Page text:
by Stephen Sorace
Many Sunni and Kurdish legislators did not show up for the session, apparently because they oppose abolishing the deal.
Iraqi lawmakers approved a resolution Sunday calling to expel U.S. troops from the country, following an American drone attack that killed Iranian Gen. Qassem Soleimani.
The resolution asks the Iraqi government to end the agreement under which Washington sent forces to Iraq more than four years ago to help in the fight against the Islamic State terror group.
"The Iraqi government has an obligation to end the presence of all foreign forces on Iraqi soil and prevent it from using Iraqi lands, waters, and airspace or any other reason," Iraqi Parliament Speaker Mohammed al-Halboosi said in an address to lawmakers before the vote.
The majority of about 180 legislators present in Parliament voted in favor of the resolution. It was backed by most Shiite members of parliament, who hold a majority of seats. Many Sunni and Kurdish legislators did not show up for the session, apparently because they oppose abolishing the deal.
But the Iraqi Parliament vote doesn't mean that the U.S. military has to leave the country immediately. It's a non-binding vote, which is seen as mostly symbolic.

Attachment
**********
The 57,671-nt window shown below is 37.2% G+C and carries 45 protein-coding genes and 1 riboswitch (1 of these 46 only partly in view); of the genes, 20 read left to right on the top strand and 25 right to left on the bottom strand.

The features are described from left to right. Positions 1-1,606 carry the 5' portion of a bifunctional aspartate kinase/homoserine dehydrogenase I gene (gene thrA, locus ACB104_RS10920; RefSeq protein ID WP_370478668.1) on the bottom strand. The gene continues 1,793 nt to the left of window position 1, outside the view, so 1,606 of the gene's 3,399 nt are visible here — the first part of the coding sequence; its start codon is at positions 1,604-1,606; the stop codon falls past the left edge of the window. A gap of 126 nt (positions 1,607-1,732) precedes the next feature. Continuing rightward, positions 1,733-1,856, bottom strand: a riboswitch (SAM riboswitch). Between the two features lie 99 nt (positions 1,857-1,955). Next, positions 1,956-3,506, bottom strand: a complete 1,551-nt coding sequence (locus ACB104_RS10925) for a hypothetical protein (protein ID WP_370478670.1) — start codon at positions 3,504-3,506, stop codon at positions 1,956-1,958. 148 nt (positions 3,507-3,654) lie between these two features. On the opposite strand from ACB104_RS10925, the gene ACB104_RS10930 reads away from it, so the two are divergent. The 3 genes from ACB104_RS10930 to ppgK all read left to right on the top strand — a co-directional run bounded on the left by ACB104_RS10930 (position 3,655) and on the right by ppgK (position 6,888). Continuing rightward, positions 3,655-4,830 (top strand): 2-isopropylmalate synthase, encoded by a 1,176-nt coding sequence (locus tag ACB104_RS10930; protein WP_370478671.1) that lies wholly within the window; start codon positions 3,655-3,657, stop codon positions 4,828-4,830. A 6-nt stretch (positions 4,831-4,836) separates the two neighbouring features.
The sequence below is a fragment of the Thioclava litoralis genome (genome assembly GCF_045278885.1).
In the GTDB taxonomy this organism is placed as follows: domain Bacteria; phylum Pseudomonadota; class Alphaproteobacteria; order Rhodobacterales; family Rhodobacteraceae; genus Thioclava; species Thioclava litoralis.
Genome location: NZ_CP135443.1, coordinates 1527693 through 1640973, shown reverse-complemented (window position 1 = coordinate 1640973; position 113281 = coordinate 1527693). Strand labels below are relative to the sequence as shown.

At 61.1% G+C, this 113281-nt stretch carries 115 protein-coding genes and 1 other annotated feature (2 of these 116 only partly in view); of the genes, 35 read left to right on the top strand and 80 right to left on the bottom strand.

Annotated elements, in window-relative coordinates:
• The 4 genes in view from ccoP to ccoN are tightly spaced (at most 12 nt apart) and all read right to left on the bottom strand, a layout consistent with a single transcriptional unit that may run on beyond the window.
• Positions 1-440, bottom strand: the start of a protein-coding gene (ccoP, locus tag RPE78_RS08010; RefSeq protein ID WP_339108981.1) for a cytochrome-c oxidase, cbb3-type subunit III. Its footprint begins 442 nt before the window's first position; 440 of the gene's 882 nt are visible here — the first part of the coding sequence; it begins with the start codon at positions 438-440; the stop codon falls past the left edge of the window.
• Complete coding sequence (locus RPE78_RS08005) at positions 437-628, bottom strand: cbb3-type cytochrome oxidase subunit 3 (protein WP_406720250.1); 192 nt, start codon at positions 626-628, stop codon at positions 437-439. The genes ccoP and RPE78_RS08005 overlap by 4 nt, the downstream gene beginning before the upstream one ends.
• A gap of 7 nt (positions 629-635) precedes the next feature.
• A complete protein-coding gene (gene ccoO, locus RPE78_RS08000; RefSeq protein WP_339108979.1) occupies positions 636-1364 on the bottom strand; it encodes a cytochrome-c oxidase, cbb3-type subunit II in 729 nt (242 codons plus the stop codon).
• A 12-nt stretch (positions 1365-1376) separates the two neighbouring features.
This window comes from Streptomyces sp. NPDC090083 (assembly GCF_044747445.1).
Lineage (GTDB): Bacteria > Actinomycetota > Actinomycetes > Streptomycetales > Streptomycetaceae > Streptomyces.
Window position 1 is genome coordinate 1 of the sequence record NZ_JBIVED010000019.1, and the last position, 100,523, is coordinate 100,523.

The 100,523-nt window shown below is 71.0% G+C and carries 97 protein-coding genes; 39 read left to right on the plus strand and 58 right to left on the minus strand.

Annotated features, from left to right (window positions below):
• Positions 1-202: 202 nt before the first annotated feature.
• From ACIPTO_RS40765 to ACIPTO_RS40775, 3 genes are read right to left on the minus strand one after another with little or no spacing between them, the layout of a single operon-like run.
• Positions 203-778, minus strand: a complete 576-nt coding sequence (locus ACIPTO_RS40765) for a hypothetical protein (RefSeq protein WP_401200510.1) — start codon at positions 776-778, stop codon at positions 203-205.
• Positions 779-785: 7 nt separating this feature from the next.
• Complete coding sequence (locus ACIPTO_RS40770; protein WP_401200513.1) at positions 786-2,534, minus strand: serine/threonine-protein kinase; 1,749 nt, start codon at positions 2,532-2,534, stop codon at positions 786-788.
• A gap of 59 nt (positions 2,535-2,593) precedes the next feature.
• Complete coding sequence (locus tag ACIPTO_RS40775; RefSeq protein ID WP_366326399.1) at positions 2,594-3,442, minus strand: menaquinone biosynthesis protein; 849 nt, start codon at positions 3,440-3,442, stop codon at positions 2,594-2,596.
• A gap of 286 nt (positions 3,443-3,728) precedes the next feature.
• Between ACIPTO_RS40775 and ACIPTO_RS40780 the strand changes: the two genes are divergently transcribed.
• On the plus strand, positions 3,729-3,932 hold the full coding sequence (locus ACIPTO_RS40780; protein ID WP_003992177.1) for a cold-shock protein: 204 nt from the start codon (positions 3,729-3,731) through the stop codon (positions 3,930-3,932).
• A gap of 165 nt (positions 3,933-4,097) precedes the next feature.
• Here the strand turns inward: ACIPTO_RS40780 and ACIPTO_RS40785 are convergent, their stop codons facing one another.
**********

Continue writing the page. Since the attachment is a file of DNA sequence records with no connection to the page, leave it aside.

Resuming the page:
The 5,000 U.S. troops are in Iraq at the invitation fo the country's executive branch, the Prime Minister's officer -- not Parliament. It is up to the Iraqi Prime Minister whether the troops will be expelled.
The vote comes two days after a U.S. drone strike killed Soleimani at the Baghdad airport, ratcheting up tensions in the region and raising fears of war.
There are over 100,000 Iranian-backed militia fighters in Iraq. Their leaders have called for “revenge” for Soleimani’s death.
Meanwhile, the U.S.-led coalition in Iraq has officially “paused” the training of Iraqi forces and the support of their operations against ISIS to focus on protecting its troops and bases, according to a coalition statement released Sunday.
The coalition said the decision is subject to continuous review.
Fox News' Lucas Tomlinson and The Associated Press contributed to this report.
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